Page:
The parable of the lost son is also the story of the prodigal father. It is also a story of the bitter, jealous, and petty elder son. The Great Wilderness we read about in this parable is a harsh landscape that all three of them experienced. The wilderness the younger son was lost in, is also the wilderness of loss that the sorrowful alienated father experienced, and it is also the wilderness of bitterness that the elder son was stewing in.
I hope to take us all through a few meditations on each of these characters.
The division of the property between his two sons must have long hurt the father before the younger one set off for his life of debauchery. How many of us have felt the sting of being a rejected, disrespected parent? How many of us have felt the pain of a child who expresses “I am done!” with the family and leaves home, or seems to turn his/her back on the lessons and upbringing you have given? Sometimes we can never understand the choices our children make, try as we might. They may have forsaken our love and provision for a life so antithetical to ours and it hurts. Particularly, if their choices clearly bring real physical and emotional pain to themselves. However, the gift of understanding is also not lost to us parents – we only need to seek. Perhaps we have chasms in our memories that reveal our real foibles as parents too, where we have actually inflicted wounds on our children. Wounds that they still grief about as grown-ups. We pray to God to reveal the truth to us and grant us humility and forgiveness.
The lost younger son
Some of us are the lost younger son. We may have lived a life of abundance and love in the house of our parents. Yet, we cannot explain why we crave the approval of the world and desire to try the ‘forbidden’ experiences that life outside of boring harmony has brought us. Perhaps we have been wounded very deeply by the very flawed persons our parents are, and experience a sort of internal rejection for the flawed people we feel we have inevitably become. We reject our present life and we want to claim ownership for our choices. We want to choose experiences that we have been denied of, or we sometimes choose paths that hurt us, thinking we could hurt the ones who have hurt us.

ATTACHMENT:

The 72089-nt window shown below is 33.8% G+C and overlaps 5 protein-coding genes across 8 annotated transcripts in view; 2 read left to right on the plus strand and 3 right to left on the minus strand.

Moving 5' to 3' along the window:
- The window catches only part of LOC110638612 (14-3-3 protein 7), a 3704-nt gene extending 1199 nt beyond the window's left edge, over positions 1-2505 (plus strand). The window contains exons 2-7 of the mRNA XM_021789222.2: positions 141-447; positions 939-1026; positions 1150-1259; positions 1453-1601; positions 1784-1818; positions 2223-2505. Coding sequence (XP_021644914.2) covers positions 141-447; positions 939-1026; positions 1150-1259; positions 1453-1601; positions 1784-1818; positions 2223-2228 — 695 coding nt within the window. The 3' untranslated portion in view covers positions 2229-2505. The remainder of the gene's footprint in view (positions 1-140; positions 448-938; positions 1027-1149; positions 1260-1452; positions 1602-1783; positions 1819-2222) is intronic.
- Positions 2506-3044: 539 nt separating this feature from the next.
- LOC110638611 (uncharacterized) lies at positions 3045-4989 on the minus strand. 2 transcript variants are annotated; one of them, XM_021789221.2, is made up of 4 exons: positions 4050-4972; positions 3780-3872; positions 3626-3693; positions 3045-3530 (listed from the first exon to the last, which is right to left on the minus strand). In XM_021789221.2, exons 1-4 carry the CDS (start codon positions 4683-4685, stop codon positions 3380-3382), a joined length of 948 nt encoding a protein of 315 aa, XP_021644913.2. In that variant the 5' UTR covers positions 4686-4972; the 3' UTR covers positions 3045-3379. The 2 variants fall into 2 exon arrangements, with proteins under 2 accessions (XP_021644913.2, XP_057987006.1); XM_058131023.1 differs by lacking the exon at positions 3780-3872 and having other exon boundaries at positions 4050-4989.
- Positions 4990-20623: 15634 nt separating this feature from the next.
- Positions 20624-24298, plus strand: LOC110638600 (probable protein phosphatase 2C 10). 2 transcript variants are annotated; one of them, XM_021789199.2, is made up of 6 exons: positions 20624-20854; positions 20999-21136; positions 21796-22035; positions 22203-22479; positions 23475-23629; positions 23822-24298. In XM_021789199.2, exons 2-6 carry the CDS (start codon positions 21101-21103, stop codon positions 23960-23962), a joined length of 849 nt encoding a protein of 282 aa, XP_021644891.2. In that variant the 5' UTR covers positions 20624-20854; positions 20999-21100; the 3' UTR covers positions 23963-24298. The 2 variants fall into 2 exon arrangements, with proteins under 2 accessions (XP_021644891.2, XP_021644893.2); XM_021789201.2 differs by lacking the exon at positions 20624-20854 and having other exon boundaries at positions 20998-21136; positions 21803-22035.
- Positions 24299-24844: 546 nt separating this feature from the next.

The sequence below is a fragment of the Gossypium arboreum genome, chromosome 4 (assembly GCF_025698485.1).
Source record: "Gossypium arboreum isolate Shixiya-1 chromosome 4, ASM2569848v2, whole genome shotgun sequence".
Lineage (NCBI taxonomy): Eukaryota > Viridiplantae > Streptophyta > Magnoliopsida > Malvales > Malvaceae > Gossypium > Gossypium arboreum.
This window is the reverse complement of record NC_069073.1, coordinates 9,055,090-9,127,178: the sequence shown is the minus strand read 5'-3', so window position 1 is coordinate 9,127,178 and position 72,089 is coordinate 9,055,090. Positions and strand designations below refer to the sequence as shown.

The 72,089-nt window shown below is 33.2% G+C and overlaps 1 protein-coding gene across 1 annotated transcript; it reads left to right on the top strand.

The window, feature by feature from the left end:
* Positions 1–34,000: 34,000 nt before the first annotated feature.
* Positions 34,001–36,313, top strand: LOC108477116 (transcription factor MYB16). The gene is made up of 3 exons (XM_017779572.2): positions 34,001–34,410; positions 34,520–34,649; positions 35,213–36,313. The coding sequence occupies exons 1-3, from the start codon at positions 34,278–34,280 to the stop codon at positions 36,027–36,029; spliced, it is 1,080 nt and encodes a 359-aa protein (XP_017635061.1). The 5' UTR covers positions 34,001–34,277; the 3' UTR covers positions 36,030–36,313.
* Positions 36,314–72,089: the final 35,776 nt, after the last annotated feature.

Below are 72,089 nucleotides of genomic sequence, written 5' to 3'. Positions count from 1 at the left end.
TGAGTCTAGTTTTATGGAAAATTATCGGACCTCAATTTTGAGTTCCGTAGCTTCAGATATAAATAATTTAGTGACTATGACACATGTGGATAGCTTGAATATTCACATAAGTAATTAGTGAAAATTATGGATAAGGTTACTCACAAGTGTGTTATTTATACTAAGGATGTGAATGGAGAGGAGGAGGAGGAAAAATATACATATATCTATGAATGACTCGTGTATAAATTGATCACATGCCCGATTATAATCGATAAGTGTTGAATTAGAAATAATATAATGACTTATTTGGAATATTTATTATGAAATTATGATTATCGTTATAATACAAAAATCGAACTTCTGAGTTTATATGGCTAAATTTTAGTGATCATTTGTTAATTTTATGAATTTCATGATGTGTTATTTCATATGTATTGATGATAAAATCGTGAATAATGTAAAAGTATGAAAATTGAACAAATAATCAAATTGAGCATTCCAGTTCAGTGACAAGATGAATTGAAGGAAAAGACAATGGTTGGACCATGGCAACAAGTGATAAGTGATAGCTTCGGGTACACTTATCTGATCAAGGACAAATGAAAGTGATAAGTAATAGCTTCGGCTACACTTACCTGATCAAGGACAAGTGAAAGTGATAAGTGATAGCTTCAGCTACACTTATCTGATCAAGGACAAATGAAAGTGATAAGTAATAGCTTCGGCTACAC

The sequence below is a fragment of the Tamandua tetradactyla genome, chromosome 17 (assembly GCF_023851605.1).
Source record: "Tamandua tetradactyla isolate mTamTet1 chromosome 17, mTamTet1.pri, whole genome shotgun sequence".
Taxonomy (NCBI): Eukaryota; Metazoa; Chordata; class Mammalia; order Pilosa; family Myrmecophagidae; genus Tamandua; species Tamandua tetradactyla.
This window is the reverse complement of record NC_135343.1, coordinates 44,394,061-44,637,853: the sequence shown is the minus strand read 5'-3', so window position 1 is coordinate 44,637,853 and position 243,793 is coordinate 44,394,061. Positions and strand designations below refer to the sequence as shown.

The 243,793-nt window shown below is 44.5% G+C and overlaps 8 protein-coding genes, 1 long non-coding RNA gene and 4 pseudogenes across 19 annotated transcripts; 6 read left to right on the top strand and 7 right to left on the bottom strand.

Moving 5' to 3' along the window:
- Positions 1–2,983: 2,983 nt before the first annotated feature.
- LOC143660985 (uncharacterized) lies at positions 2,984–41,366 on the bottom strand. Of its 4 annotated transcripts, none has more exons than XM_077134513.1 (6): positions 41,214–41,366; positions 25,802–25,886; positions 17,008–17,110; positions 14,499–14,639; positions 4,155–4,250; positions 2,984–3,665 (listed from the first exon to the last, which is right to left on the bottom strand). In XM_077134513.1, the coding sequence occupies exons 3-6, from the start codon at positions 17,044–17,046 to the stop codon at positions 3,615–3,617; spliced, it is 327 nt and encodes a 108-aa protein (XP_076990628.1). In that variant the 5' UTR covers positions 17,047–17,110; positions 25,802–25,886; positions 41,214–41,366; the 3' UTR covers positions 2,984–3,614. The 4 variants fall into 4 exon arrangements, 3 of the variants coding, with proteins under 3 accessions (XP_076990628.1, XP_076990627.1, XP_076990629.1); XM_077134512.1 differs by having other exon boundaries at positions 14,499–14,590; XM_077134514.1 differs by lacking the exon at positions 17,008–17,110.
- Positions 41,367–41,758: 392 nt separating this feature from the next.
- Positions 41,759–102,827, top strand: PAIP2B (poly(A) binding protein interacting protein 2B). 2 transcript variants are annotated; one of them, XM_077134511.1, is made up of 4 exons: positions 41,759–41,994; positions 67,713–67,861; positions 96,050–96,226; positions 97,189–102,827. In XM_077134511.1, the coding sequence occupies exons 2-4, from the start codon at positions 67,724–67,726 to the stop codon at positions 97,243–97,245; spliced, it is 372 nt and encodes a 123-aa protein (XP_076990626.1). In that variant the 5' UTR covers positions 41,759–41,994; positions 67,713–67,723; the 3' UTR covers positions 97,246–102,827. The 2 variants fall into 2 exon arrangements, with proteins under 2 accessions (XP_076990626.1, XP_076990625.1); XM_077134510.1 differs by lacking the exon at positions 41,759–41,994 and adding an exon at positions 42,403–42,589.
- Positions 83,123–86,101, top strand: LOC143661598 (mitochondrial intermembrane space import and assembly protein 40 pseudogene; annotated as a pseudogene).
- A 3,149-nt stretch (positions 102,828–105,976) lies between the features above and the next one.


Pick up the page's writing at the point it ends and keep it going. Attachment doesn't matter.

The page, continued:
Maybe you are on the verge of turning home. You have been pricked by a dull sensation (and you hate to call it conscience, or a hardened heart), and you realise with age and experience (maybe even starting a family of your own) that parenting is seriously confounding and challenging work. You realise that maybe your parents didn’t know better back then. Perhaps, you still hate them because you have found that you are repeating some of their mistakes, against every fibre of your more enlightened self – and finally, you start to empathise with them. We pray to God for the grace of forgiveness and repentance.
The elder son
Are we the older child in the family who has grown up feeling side-lined, or felt we experienced unfair treatment when compared with our siblings? Do we feel that we had harsher punishments or have more was expected just because “you are older”? This has invariably led to strained relationships with your parents or other siblings. Perhaps when you were younger and had less of a ‘voice’ you were unable to make these feelings known. Yet as you have grown older, you cannot help but be triggered with bitterness over history and have no way of being released from this unhappiness. We pray for the grace of empathy, forgiveness, and for joy to be free from resentment.
In this sense, we have all been estranged in one way or another, from the people we love the most (or should love the most). These are the relationships we first learn how to love and be loved from: our parents and siblings. And this why they are also the relationships that cause the first and greatest hurts that we ever experience in life.
There are no easy answers to resolve these longstanding wounds, but I am sure we all desire to be free from these difficult emotions. I truly believe the way forward for many of us is to break the ‘vicious cycles’ of familial and intergenerational wounds. We either work hard to heal from these, or we risk bringing these unconsciously into our future relationships and families. The first step is a great desire to heal, the further steps are a persevering willingness to keep on walking the path of healing no matter how challenging. Even if we don’t see immediate results. We are healing the past in order to build the future and a more beautiful legacy of love and freedom.
(Today’s OXYGEN by Debbie Loo)
Prayer: We are all on this journey to heal. We pray to God to grant us wisdom to see the truth, courage to respond to the call to change, and deep joy for the journey.
Thanksgiving: Thank you Lord for the gift of understanding and empathy. It helps me to see how our lives are intertwined, and so it is with love and pain. Thank you for being our God of endless redemption.